The homes were modestly sized by today’s standards, ranging from 1,100 square feet to nearly 1,500 square feet. The homes sold for under $16,000 — about $186,000 in today’s dollars, a price point unheard of in Austin’s current housing market. In addition to central air conditioning, many of the homes had other modern features, including dishwashers and clothes dryers.

Shirlie Sweet remembers the terrazzo floors of her family’s house. Sweet’s dad, Charles Ashworth, was an executive at Fabricon, a construction company that helped build part of the Air Conditioned Village. Ashworth moved his family into a home on Parkview Drive when Sweet was 4 years old.

“It was so pleasant in the summer to walk in the house with your bare feet and [feel] how cold the slab was,” Sweet, 74, said. “We were real aware of how special it was.”

A police officer shoots a rod of ice in half to mark the opening of Austin's Air Conditioned Village on June 2, 1954.
Austin History Center
Austin Public Library
A police officer shoots a rod of ice in half to mark the opening of Austin's Air Conditioned Village on June 2, 1954.

So was the rest of the world. In June 1954, as families began moving into the test homes, a reporter for the Austin Statesman wrote: “Austin is the air conditioning research center of the world." On "opening day," members of the public toured the homes and helped themselves to barbecue from wagons set up outside. In lieu of the typical ribbon-cutting, a law enforcement officer shot a 6-foot-long bar of ice in two.

The bang marked the start of a cooler future.

The legacy of Austin’s Air Conditioned Village

Testing began that summer.

“We had all kinds of gizmos set up through the house,” said Charlene Zimmerman, 85, who was a teenager when her family moved into a home in the Air Conditioned Village.

While Zimmerman's home had sensors installed inside to collect data, not all homes had them. Researchers used a station wagon as a mobile testing site, driving it from house to house. They measured indoor and outdoor temperatures. They measured the speed of air flow inside the homes and the noise generated by the air conditioning systems. They asked families to document their sleeping patterns, eating habits and general mood.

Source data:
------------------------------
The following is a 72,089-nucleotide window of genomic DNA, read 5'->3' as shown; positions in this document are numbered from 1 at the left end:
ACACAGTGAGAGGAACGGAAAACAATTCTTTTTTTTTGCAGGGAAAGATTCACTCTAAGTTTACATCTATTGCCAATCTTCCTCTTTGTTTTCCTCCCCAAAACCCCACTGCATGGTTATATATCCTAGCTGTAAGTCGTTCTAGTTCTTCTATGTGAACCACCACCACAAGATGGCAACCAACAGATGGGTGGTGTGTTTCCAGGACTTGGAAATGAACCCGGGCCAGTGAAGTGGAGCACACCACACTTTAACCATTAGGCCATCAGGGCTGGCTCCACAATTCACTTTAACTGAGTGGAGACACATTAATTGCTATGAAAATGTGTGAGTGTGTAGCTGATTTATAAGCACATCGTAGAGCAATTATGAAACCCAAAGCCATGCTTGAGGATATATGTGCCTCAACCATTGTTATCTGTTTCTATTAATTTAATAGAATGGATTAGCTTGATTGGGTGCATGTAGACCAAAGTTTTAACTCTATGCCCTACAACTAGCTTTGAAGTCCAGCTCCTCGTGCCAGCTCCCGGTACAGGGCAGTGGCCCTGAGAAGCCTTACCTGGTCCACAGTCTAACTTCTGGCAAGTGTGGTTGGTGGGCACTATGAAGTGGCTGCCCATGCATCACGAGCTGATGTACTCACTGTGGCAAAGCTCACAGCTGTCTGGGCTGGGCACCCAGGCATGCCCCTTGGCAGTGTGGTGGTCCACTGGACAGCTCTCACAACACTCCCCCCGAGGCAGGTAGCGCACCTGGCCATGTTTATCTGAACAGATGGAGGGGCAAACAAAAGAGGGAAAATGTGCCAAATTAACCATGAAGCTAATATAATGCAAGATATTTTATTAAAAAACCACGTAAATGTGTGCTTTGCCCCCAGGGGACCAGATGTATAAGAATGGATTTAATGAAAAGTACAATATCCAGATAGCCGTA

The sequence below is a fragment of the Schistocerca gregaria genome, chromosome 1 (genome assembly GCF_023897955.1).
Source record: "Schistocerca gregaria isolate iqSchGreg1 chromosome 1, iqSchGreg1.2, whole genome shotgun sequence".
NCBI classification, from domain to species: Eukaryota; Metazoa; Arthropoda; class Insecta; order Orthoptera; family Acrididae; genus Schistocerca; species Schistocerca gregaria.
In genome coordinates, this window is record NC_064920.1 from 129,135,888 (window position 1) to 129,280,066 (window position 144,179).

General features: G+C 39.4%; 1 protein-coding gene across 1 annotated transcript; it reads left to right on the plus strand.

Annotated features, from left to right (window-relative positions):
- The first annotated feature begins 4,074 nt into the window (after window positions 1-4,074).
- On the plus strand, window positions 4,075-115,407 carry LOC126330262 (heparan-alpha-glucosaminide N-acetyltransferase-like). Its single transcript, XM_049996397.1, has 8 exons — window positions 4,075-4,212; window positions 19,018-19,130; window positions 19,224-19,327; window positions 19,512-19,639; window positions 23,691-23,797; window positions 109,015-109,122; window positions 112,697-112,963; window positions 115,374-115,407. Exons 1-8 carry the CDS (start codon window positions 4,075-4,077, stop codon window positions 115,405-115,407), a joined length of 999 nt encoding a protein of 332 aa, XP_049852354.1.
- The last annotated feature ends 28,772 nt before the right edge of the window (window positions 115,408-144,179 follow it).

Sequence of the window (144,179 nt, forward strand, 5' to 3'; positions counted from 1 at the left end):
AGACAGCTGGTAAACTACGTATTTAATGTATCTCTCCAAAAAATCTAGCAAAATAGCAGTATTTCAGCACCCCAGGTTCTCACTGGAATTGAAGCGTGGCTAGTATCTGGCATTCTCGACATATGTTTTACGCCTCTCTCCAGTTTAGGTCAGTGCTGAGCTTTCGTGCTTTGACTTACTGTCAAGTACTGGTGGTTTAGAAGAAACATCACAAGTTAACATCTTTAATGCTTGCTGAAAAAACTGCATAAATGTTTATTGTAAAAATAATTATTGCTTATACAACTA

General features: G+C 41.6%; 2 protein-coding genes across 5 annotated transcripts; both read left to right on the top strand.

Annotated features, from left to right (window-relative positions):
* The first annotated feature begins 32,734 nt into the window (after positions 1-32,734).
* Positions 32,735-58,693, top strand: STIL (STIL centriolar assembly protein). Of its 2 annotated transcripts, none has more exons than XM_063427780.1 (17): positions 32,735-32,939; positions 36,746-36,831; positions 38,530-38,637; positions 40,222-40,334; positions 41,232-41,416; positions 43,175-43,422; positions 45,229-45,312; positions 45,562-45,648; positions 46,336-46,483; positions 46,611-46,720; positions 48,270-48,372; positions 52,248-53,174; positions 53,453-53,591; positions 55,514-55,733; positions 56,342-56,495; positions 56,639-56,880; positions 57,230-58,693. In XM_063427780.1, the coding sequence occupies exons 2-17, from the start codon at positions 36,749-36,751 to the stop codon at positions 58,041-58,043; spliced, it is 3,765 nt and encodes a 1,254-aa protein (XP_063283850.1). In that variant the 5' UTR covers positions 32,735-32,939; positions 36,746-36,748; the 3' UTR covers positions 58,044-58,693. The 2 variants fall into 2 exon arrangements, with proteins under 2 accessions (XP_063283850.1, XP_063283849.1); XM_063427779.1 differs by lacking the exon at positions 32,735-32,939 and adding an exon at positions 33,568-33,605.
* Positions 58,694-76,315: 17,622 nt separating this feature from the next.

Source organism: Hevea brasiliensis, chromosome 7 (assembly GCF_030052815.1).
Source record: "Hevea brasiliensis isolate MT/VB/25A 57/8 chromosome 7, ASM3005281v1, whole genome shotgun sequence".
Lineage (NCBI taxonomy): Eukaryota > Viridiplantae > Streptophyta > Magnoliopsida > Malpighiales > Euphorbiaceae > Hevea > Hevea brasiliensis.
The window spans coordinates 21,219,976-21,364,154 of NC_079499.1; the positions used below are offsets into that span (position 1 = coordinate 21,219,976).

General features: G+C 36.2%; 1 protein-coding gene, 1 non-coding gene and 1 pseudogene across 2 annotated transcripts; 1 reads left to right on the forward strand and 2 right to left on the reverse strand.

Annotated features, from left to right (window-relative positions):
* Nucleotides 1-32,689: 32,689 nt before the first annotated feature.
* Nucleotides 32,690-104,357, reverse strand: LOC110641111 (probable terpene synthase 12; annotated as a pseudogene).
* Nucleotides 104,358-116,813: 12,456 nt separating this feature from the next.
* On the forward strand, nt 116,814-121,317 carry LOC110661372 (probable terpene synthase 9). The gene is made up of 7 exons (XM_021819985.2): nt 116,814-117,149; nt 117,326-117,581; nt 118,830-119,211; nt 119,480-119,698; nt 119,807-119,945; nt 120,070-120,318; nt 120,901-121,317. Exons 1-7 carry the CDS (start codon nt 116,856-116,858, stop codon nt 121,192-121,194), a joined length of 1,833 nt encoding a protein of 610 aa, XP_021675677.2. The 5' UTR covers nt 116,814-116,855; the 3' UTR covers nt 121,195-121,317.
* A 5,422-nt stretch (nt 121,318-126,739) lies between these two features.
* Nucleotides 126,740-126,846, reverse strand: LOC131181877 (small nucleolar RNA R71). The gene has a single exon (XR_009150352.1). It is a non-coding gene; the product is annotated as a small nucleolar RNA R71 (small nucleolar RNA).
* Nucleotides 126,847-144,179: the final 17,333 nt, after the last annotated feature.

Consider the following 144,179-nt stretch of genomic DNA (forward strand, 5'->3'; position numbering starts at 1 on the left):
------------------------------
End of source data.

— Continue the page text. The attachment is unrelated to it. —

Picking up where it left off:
It turned out Austin was a better testing ground for air conditioning than even its boosters could have imagined. The summer of 1954 was brutal. Temperatures eclipsed 100 degrees several days in July and some records set still hold today. But families in the Air Conditioned Village stayed cool.

Researchers drove a station wagon door to door in order to collect data from the homes.
Dewey G. Mears
House & Home, March 1955
Researchers drove a station wagon door to door in order to collect data from the homes.

“You could iron without sweating,” Culbert recalled. “Back then, you ironed everything. And you didn’t sweat a barrel of water in this hot room ironing.”

As time went on, the world continued to be captivated with the Austin experiment. In October 1955, a group of 10 Russian “housing experts” on a tour of building technology in the U.S. visited the Air Conditioned Village. They told a reporter for the Austin Statesman they didn’t anticipate needing residential air conditioning in the then-Soviet Union, where temperatures are much cooler, but that the technology could be used in government buildings.

“The thing I remember they were more fascinated with than even the air conditioning was the dishwasher,” Culbert said. She remembered four Russian men, dressed in suits, wandering through her house. “They spent forever taking it apart, looking in it, figuring out how you got dishes in there and how they washed.”

Gretchen Culbert remembers a group of Russian men coming to tour her family's air-conditioned home. “Mother had us well behaved and dressed and looking neat," she said.
Audrey McGlinchy
KUT News
Gretchen Culbert remembers a group of Russian men coming to tour her family's air-conditioned home. “Mother had us well behaved and dressed and looking neat," she said.

To those living in the village, the air conditioning continued to be the star. Families reported sleeping longer, having a “better disposition” and feeling more energized. They spent more time indoors and ate heavier meals. Women, who did much of the housework, reported spending fewer hours cleaning; without windows open throughout the day, less dirt got in the house.

By the end of the first year, those backing the project were starting to comb through the data. Researchers wrote that the cost of central air conditioning was not “prohibitive to the small home owner.”

But some of the numbers told a different story. A report published in 1955 in an issue of House & Home stated that some families paid $57, or about $660 in today's money, to cool their homes over five months; others paid as much as $172, or $2,000 when adjusted for inflation.